Traveling to Cartagena for business? Whether you have a half or full day, or a whole weekend, here are some recommendations for making the best of your free time.
If you have a half-day in Cartagena:
If you’re looking to discover Cartagena but don’t have much time, the Walled City is your best option. Take in the colonial architecture of this historic center, meander its cobblestone streets and finish with a much-deserved rest in a city plaza.
1. Clock Tower Monument: Considered one of the 5 most beautiful clock towers in the world by BBC Travel, Cartagena’s Clock Tower is a must-see. While there, you’ll catch a glimpse of some of the city’s renowned colonial architecture. This is a wonderful opportunity to snap photos.
Schedule: Open to the public 24 hours.
Location: Click here for a map of the Clock Tower
2. Sweets “Arcade”: In front of the Clock Tower, savor the typical sweets of the city. The arcade, called “Portal de los Dulces” in Spanish, was originally a slave hub, and is the first sight you’ll see when entering the Walled City.
Schedule: Sunday to Sunday from 10am to 6pm.
Location: Click here for a map.
3. Saint Pedro Claver Church: Dating back to 1603, this church is the former home of the Jesuit priest Pedro Claver, who dedicated his life to protecting slaves and defending human rights. The building features an archaeological museum on the second floor.
Museum Schedule: Monday to Friday from 8 am to 5:30 pm. Weekends from 8 am to 4 pm.
Location: Click here to see the location of the Saint Pedro Claver church
4. Zenú Gold Museum: Don’t miss one of the most precious collections of pre-Columbian gold at the Zenú Gold Museum, one of the Bank of the Republic of Colombia’s six museums nationwide.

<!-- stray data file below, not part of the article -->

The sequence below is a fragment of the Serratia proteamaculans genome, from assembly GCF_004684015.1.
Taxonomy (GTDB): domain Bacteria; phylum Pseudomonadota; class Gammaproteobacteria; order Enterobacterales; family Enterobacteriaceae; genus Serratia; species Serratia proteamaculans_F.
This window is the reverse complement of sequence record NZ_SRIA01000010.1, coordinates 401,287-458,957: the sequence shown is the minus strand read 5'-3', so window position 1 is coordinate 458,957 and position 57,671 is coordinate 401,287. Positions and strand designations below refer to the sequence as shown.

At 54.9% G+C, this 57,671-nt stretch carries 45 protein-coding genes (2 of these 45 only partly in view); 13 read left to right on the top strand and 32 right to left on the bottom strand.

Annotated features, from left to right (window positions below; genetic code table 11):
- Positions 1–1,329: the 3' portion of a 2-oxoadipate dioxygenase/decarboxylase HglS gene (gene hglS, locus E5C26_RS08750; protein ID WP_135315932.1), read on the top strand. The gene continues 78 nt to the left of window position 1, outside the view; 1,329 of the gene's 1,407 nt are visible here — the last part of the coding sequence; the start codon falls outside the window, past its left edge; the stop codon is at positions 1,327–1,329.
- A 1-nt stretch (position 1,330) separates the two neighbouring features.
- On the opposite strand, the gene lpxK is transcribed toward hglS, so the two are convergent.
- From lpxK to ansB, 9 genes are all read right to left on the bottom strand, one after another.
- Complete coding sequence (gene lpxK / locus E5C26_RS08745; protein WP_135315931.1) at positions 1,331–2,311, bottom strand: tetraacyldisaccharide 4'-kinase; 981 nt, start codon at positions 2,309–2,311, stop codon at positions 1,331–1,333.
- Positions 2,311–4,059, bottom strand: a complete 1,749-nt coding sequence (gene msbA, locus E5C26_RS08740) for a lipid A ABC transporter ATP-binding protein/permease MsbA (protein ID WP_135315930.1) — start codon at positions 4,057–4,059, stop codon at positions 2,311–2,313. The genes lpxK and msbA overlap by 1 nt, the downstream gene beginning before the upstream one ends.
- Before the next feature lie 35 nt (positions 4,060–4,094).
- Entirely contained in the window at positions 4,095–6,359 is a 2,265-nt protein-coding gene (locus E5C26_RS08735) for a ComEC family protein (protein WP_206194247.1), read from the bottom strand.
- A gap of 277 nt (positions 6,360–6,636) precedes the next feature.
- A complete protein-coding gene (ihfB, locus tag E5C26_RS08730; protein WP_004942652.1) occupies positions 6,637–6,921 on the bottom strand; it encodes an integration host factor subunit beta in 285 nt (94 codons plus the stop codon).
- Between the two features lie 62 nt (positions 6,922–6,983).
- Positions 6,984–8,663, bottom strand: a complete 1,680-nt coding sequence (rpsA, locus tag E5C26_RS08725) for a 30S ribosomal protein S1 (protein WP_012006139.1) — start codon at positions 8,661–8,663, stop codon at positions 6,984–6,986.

Schedule: Tuesday to Saturday from 9am to 5pm. Sundays from 10am to 3pm.
Location: Click here to locate the museum on a map
Tip: If you want more like this, check out the “museum route” in Cartagena.
5. Las Bóvedas Artisan Center: If you’re looking to buy a locally made craft or hammock, Las Bóvedas is a good choice. Located between the Santa Clara and Santa Catalina forts, these old dungeons, composed of 47 arches and 23 domes, are now home to a variety of craft and antique shops.
Schedule: Monday to Friday from 10am to 6pm. Weekends from 10am to 7pm.
Location: Click here for a map of Las Bóvedas Artisan Center.
6. Santo Domingo Plaza: To complete your tour of Cartagena’s historic center, stop at the Santo Domingo Plaza. Sit back, relax and enjoy a cold drink and a snack.
Location: Click here to see a map of the Santo Domingo Plaza
Required Time: 6 hours
Budget: 50 – 100 USD per person
If you have a full day in Cartagena:
In addition to touring Cartagena’s historic center, here are some options to complement the rest of your day:
– San Felipe Castle: Considered the largest Spanish military structure in the New World, the San Felipe Castle is a must-see. The interior contains tunnels, ramps, traps and escape routes, and will definitely transport you back in time. The route takes between 2 and 3 hours.
Schedule: Sundayto Sunday from 8am to 6pm
Location: Click here to locate the San Felipe Castle on a map